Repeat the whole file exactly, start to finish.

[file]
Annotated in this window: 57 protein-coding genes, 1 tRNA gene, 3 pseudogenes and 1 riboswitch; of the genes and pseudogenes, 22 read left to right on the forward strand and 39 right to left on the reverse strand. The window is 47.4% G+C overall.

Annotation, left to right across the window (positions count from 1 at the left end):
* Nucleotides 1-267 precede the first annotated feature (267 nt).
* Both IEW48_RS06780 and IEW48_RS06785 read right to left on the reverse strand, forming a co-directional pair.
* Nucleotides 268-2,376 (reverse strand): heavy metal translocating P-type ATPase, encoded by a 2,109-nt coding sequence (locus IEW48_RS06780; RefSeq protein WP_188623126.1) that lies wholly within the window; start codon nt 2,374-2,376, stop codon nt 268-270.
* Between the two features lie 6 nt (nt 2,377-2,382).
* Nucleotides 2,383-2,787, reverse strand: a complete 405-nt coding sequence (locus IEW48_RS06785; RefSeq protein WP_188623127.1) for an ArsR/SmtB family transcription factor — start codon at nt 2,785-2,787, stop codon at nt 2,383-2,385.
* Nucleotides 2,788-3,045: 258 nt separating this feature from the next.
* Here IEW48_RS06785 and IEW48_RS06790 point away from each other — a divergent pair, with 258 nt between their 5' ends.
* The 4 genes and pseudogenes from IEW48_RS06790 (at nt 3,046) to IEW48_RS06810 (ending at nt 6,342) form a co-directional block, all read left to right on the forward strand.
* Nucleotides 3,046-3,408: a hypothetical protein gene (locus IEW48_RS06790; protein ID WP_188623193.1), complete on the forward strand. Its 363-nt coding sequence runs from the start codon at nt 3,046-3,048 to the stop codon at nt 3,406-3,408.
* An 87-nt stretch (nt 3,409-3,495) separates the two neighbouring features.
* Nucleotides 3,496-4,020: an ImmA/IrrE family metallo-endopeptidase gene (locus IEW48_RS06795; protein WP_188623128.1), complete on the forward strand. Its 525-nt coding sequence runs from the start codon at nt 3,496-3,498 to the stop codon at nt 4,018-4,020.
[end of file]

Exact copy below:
Annotated in this window: 57 protein-coding genes, 1 tRNA gene, 3 pseudogenes and 1 riboswitch; of the genes and pseudogenes, 22 read left to right on the forward strand and 39 right to left on the reverse strand. The window is 47.4% G+C overall.

Annotation, left to right across the window (positions count from 1 at the left end):
* Nucleotides 1-267 precede the first annotated feature (267 nt).
* Both IEW48_RS06780 and IEW48_RS06785 read right to left on the reverse strand, forming a co-directional pair.
* Nucleotides 268-2,376 (reverse strand): heavy metal translocating P-type ATPase, encoded by a 2,109-nt coding sequence (locus IEW48_RS06780; RefSeq protein WP_188623126.1) that lies wholly within the window; start codon nt 2,374-2,376, stop codon nt 268-270.
* Between the two features lie 6 nt (nt 2,377-2,382).
* Nucleotides 2,383-2,787, reverse strand: a complete 405-nt coding sequence (locus IEW48_RS06785; RefSeq protein WP_188623127.1) for an ArsR/SmtB family transcription factor — start codon at nt 2,785-2,787, stop codon at nt 2,383-2,385.
* Nucleotides 2,788-3,045: 258 nt separating this feature from the next.
* Here IEW48_RS06785 and IEW48_RS06790 point away from each other — a divergent pair, with 258 nt between their 5' ends.
* The 4 genes and pseudogenes from IEW48_RS06790 (at nt 3,046) to IEW48_RS06810 (ending at nt 6,342) form a co-directional block, all read left to right on the forward strand.
* Nucleotides 3,046-3,408: a hypothetical protein gene (locus IEW48_RS06790; protein ID WP_188623193.1), complete on the forward strand. Its 363-nt coding sequence runs from the start codon at nt 3,046-3,048 to the stop codon at nt 3,406-3,408.
* An 87-nt stretch (nt 3,409-3,495) separates the two neighbouring features.
* Nucleotides 3,496-4,020: an ImmA/IrrE family metallo-endopeptidase gene (locus IEW48_RS06795; protein WP_188623128.1), complete on the forward strand. Its 525-nt coding sequence runs from the start codon at nt 3,496-3,498 to the stop codon at nt 4,018-4,020.